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Hi, CHILINVLN.

Have you executed a Google or Bing search on your question? If you search "vacation pay out by state" you will find numerous websites that discuss this matter. Here are examples of two sites:

http://www.nolo.com/legal-encyclopedia/paid-vacation-what-are-rights-33485.html

http://www.shrm.org/LegalIssues/StateandLocalResources/StateandLocalStatutesandRegulations/Documents/VacationPTOLaws.pdf

Thanks,

JRT 

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Of course the PTO payout is optional. Some companies have "use it or lose it" and other companies combine vacation with sick leave--and there is an entitlement to earned vacation but not to unused sick leave. Each company is different and, as JRT132 noted, each state has different requirements.

H2H

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Vern,

The point of my post is that *nothing* is certain. Perhaps "optional" was a poor word choice -- though I was simply mimicking the word choice used by the original poster. What is certain is that whether or not an employee has a non-forfeitable right to some or all of accumulated PTO is *variable* based on a number of factors. The best indication of any employee's right to receive accumulated PTO upon separation from the company is the company's HR policy. That policy should establish what rights an employee has to the accumulated PTO, if any.

H2H

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18 hours ago, here_2_help said:

Of course the PTO payout is optional. Some companies have "use it or lose it" and other companies combine vacation with sick leave--and there is an entitlement to earned vacation but not to unused sick leave. Each company is different and, as JRT132 noted, each state has different requirements.

H2H

I understand all states are different, however, in my original post I specifically asked this question as it pertains to Virginia.

I reviewed the links you provided and didn't find a clear answer.  I also reviewed reference links in this pages with no answer either.  The closest thing I found to the answer was: If you have accrued vacation days that you haven't yet used when you quit or are fired, you may be entitled to be paid for that time. About half of the 50 states have laws requiring employers to pay out an employee's unused vacation when the employment relationship ends.

I've yet to find an answer if this is a requirement in VA or a list that shows which states are included in that statement I posted above.

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Guest Vern Edwards

Log out of Wifcon, go to Google, and do some research.

I've found several webpages that explain Virginia's laws in this regard, and there's no way I'll provide you with a link.

Are you telling us that in 2016 you don't know how to find that information online?

What? Is it just easier to ask someone to tell you? Hell, call the Virginia Department of Labor and Industry if you don't know how to use a search engine.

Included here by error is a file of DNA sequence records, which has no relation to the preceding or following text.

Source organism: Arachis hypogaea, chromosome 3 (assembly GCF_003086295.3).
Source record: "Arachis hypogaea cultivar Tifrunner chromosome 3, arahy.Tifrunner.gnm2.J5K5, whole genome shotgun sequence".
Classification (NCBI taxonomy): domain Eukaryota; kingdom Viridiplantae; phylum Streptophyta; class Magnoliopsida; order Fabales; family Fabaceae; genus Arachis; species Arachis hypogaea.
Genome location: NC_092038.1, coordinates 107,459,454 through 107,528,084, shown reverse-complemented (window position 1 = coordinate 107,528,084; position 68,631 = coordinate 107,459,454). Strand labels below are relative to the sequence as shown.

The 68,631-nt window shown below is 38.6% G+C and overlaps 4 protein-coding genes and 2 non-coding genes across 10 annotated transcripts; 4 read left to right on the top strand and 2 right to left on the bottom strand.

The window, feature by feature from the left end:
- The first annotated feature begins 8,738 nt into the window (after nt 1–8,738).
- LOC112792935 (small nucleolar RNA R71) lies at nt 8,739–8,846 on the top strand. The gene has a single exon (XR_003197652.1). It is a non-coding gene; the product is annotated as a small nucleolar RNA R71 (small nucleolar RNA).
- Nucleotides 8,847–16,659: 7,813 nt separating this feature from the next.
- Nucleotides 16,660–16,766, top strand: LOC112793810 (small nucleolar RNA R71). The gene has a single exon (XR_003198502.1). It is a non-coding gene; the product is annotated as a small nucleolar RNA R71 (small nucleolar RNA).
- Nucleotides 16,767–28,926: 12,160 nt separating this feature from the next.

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2 minutes ago, Vern Edwards said:

Log out of Wifcon, go to Google, and do some research.

I've found several webpages that explain Virginia's laws in this regard.

Are you telling us that in 2016 you don't know how to find that information online?

What? Is it just easier to ask someone to tell you? Hell, call the Virginia Department of Labor and Industry if you don't know how to use a search engine.

Everything is available with enough research.  With that mentality, why does this forum even exist?  Maybe I should say the same to everyone else, "Log out of Wifcon, go to Google, and do some research".  I'll have 5,000+ posts in no time.

I appreciate your value add.

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CHILINVLN,

Do you see how your question has changed since your original post?

In your original post, you asked "is an employer required to payout Paid Time Off (PTO)?"

In your last post  you said "If you have accrued vacation days that you haven't yet used when you quit or are fired, you may be entitled to be paid for that time...."

Can you see there is a difference between PTO and vacation -- that there may well be a fundamental legal difference between those two terms? Can you see that an employee's rights with respect to PTO may be different than an employee's rights with respect to pure vacation?

So which one is it? Because it matters. A lot.

H2H

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Guest Vern Edwards

A good question is one thing. But a question that could be answered in 15 minutes with a few keystrokes is another thing entirely.

Don't get on a high horse about the purpose of this forum. It was not created to provide answers to people who think they're too busy or who are just too lazy to get one on their own. Your first post was one thing, but you've had three responses. Sometimes you just have to do some looking and reading on your own. I found the information you're looking for in less than ten minutes, and by the way, there is no simple yes or no answer. You'll have to think sooner or later, so why not get started now?

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